Bridge Under Seismic Loads Discussion of results

The response quantities obtained from both the response-spectrum analysis and the timehistory analysis included bending moments, shear forces, axial forces, and displacements. A detailed review of the response results showed that the observations from the shear forces and the axial forces were the same as those from the bending moments. Given this, only the bending moments and the displacements were used for the evaluation of the seismic performance of the bridge. However only the results [&hellip

Bridge Under Seismic Loads Conclusions

The objective of this study was to investigate the performance of the Confederation Bridge due to seismic excitations expected at the bridge location. A finite element model of a typical segment of the bridge was subjected to selected seismic motions representative of the seismic hazard for the bridge location. The response results obtained from the dynamic analysis of the model were compared with the seismic design parameters. The following are the main conclusions from this [&hellip

Bridge Under Seismic Loads Dynamic analysis and results

For the purpose of the seismic evaluation of the bridge, dynamic analyses were conducted on the bridge model to determine the responses due to seismic actions represented by the uniform hazard spectrum and the selected sets of records. Elastic material properties of the model were assumed in the analyses. The dynamic analyses included both responsespectrum analyses and time-history analyses. Response-spectrum analyses Response-spectrum analyses were performed for seismic actions represented by the uniform hazard spectrum. Separate [&hellip

Seismic excitations for time-history analysis

Given the uncertainties in the estimation of the seismic hazard for eastern Canada, a number of time-history analyses were conducted using excitation motions well beyond the scenario earthquake motions for the bridge location determined from the seismic hazard analysis as discussed in Section 3.3. In total, five groups of different seismic excitations were considered. Because of lack of strong seismic motion records in eastern Canada, two ensembles of ground motion records obtained during strong earthquakes [&hellip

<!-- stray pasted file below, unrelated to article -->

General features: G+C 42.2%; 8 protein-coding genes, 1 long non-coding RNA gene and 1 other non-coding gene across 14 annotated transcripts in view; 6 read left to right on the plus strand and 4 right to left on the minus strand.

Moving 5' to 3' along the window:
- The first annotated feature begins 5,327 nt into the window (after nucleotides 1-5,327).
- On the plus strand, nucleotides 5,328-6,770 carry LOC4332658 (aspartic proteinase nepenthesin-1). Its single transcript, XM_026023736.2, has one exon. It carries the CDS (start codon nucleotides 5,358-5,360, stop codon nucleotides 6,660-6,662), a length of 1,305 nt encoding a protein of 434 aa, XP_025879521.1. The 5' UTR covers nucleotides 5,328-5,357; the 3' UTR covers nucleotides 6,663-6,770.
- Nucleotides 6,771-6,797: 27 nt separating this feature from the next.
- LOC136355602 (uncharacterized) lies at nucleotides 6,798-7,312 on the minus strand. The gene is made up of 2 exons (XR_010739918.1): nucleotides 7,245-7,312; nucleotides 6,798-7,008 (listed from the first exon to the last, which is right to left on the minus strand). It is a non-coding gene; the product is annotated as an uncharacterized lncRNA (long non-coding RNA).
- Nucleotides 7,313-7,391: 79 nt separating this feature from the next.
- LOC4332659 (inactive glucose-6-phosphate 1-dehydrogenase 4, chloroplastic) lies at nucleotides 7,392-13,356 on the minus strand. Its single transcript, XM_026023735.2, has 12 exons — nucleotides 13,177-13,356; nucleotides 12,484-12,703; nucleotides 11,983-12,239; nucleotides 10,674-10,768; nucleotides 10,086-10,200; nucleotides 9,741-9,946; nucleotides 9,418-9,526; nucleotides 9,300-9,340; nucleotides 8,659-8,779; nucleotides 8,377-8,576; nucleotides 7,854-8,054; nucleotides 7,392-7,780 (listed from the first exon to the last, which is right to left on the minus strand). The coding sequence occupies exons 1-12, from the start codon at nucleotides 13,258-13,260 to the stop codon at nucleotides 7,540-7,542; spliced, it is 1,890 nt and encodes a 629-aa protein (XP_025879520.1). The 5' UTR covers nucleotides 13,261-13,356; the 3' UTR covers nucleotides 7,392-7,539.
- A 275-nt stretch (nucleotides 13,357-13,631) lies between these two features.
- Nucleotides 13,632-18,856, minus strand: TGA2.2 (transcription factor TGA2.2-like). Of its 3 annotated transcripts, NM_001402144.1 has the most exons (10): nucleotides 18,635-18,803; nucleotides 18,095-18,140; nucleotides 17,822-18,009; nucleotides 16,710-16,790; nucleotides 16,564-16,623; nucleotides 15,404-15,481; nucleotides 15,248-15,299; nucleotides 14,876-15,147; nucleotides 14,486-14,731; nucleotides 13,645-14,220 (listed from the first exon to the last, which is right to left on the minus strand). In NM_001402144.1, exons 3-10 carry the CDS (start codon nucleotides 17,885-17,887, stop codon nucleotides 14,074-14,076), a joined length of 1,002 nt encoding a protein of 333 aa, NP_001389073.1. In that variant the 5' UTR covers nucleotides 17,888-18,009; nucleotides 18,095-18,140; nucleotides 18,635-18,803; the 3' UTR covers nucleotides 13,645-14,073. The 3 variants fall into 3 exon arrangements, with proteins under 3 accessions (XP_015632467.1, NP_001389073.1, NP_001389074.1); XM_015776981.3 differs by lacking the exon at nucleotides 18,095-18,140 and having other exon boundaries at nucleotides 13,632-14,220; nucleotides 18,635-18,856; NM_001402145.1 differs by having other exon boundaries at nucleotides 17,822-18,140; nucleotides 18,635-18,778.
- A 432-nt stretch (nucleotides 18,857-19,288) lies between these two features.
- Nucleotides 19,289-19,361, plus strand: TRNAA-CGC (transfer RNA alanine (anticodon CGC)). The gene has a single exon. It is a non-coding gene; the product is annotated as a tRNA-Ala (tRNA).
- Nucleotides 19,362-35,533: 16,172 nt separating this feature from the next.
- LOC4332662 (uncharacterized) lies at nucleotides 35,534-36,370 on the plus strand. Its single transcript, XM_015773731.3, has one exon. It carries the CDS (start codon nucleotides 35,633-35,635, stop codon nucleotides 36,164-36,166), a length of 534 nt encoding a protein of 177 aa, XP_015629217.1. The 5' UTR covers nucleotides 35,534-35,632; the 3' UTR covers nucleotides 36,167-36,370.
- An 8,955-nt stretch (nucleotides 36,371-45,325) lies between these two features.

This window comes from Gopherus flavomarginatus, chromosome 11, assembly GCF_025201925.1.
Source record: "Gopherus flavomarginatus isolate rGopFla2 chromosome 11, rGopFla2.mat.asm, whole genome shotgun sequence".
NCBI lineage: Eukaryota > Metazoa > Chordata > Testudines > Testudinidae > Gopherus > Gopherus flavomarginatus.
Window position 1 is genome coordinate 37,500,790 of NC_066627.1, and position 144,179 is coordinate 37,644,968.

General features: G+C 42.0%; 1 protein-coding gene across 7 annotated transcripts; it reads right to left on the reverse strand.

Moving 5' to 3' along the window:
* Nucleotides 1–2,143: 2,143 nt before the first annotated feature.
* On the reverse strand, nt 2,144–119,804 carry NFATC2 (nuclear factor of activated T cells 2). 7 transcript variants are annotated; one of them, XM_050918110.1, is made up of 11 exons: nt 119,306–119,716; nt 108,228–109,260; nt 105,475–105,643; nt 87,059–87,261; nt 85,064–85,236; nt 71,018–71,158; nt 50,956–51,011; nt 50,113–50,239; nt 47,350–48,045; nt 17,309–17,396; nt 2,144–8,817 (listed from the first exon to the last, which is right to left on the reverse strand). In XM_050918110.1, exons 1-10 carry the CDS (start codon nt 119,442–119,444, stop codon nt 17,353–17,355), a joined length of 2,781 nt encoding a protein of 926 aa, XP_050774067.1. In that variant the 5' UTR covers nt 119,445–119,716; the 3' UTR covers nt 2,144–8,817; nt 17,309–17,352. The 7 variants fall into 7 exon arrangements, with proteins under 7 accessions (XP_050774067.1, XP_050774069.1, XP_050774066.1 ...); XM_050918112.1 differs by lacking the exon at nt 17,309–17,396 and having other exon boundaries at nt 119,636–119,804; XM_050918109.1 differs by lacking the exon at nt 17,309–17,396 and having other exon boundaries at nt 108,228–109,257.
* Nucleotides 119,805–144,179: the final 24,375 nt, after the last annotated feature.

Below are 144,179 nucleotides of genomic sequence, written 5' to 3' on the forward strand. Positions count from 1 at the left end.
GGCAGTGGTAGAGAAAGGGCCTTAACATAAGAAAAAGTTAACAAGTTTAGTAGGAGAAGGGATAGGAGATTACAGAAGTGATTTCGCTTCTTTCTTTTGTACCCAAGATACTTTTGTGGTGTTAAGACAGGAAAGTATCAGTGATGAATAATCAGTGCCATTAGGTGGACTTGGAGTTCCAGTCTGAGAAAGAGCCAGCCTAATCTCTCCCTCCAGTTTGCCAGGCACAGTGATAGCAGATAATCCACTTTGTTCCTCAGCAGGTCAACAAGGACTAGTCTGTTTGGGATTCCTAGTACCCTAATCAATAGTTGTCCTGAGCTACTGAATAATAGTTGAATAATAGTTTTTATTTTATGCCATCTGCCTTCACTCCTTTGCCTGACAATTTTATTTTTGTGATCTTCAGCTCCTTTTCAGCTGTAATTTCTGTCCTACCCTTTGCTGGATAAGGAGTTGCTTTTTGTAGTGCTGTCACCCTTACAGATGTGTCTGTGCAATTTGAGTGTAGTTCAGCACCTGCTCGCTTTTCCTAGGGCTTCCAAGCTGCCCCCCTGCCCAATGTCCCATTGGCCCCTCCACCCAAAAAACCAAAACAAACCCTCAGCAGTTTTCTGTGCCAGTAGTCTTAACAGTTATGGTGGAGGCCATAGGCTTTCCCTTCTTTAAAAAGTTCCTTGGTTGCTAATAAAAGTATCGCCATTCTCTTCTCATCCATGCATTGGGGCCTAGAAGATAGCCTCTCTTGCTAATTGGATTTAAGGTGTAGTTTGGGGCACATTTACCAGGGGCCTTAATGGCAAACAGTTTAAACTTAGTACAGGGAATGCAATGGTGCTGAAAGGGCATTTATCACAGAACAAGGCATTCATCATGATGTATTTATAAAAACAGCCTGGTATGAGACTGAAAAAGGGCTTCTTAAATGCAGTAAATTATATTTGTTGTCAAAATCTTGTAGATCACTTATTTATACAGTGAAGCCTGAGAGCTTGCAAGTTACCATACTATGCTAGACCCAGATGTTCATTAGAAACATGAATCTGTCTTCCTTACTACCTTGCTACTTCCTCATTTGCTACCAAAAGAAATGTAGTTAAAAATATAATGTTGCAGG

Calibration of the model using data of full scale test

The model shown in Fig. 5 was calibrated using records of vibrations and tilts of the bridge obtained during a full scale tests of the bridge were conducted on April 14, 1997, about two months before the official opening of the bridge. The objectives of the tests were: (i) to measure the deflection of the bridge pier under static loads, and (ii) to measure the free vibrations of the pier due to a sudden [&hellip

Modelling of the bridge

The structural system of the bridge allows the development of a model of a selected segment of the bridge rather than modelling the entire bridge. Because of the repetitiveness of the units of the structural system (i.e., portal frames and drop-in girders) along the bridge, a proper model of a selected segment would be quite representative of the whole bridge. Figure 5 shows the model used in this study. It is a three-span frame [&hellip

Scenario earthquakes for the bridge location

The seismic hazard at a given site represents the sum of the hazard contributions of different earthquakes at different distances from the site. For each site, however, there are a few earthquakes that have dominant contributions to the hazard. These earthquakes are normally referred to as scenario or predominant earthquakes. The shape of the uniform hazard spectrum for a given site, representing the seismic hazard for the site, depends on the magnitudes of the [&hellip

Seismic hazard for the bridge location

Since the development of the design parameters for the Confederation Bridge in early 1990s, there have been significant advances in the understanding of the seismic hazard in Canada. New source models, and most updated software have been used for the assessment of the seismic hazard. It should be mentioned, however, that there are still significant uncertainties in the estimation of seismic hazard. As pointed out by [10], the ground motion attenuation relations for eastern [&hellip